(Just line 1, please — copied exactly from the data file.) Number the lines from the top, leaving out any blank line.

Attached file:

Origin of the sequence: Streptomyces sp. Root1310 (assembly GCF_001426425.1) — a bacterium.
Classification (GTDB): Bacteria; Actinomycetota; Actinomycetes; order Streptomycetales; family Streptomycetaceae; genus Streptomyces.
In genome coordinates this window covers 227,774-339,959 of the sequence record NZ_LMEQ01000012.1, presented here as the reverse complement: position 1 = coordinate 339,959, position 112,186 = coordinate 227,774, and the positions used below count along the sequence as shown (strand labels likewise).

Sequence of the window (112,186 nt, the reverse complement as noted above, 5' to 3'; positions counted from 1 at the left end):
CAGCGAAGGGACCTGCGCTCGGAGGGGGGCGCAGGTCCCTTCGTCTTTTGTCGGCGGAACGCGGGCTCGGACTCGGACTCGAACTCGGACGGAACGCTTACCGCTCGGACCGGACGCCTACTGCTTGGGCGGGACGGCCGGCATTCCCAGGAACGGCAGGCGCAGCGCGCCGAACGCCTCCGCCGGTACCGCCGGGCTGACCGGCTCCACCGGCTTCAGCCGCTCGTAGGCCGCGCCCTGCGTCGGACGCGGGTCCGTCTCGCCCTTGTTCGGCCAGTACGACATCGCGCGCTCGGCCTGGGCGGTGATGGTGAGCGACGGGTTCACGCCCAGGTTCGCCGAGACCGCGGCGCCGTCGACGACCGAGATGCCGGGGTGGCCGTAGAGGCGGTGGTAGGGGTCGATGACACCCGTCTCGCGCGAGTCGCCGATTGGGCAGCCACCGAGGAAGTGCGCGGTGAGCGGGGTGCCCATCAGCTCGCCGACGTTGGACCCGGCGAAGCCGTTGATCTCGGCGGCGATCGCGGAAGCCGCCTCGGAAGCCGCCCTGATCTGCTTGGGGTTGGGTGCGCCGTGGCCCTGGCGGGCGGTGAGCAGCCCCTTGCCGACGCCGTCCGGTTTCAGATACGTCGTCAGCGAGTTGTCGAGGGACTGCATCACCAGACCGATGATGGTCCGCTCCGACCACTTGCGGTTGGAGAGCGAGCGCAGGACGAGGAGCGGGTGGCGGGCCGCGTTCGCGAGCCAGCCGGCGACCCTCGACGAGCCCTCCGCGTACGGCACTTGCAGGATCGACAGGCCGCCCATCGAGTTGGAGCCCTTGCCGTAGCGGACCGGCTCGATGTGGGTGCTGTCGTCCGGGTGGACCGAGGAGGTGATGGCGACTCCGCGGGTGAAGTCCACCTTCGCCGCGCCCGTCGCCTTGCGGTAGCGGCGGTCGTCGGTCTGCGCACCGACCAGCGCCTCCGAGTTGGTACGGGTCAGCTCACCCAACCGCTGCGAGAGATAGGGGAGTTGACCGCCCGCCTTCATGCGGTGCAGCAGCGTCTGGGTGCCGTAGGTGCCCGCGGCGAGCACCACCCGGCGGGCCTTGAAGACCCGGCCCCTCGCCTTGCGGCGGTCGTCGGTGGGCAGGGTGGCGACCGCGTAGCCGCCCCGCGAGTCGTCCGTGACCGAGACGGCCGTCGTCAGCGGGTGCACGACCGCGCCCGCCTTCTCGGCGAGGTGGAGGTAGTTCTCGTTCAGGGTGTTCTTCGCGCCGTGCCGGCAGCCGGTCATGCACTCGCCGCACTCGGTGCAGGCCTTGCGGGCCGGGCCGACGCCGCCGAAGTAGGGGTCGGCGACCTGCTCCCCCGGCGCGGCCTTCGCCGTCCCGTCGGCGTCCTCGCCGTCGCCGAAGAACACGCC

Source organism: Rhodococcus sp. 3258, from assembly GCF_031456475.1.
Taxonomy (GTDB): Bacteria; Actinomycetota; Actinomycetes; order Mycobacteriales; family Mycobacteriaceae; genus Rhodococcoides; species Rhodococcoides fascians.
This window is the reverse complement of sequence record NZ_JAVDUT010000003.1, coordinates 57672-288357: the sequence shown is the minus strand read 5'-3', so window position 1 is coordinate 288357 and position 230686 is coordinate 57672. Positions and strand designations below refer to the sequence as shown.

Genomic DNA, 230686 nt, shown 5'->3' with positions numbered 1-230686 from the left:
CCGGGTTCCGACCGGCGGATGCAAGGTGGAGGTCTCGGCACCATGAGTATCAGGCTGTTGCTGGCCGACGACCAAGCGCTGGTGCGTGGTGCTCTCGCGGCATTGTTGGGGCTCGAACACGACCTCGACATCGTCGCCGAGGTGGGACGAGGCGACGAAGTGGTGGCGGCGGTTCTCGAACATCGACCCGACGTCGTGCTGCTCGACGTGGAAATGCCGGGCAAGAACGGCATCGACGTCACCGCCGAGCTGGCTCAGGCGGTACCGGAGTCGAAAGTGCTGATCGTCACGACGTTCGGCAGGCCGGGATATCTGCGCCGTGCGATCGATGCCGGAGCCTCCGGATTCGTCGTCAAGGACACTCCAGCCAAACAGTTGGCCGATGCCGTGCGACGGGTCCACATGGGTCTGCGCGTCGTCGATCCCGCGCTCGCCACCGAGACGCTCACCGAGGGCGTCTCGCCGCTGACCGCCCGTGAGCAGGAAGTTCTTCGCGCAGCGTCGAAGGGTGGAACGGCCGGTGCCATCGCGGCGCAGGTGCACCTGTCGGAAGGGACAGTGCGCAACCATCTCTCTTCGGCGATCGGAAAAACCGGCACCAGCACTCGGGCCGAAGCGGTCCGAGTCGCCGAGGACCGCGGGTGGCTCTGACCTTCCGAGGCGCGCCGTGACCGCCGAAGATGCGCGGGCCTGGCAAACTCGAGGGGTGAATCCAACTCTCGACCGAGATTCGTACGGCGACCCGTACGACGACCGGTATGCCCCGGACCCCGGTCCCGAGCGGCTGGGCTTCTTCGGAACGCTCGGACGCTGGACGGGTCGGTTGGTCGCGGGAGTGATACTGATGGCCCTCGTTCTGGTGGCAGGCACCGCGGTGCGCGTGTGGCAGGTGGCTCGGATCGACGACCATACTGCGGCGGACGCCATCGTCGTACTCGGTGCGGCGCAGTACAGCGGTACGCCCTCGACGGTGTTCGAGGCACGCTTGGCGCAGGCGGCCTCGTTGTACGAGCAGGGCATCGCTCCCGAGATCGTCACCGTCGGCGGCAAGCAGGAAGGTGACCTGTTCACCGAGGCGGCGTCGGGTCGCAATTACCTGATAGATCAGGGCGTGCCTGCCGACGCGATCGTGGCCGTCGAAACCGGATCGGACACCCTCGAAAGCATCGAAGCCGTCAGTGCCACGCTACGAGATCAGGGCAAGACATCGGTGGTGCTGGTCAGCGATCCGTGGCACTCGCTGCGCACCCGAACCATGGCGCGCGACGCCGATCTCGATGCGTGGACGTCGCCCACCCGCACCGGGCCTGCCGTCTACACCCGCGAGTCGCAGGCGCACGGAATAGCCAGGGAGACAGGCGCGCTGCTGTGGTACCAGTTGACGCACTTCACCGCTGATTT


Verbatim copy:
Origin of the sequence: Streptomyces sp. Root1310 (assembly GCF_001426425.1) — a bacterium.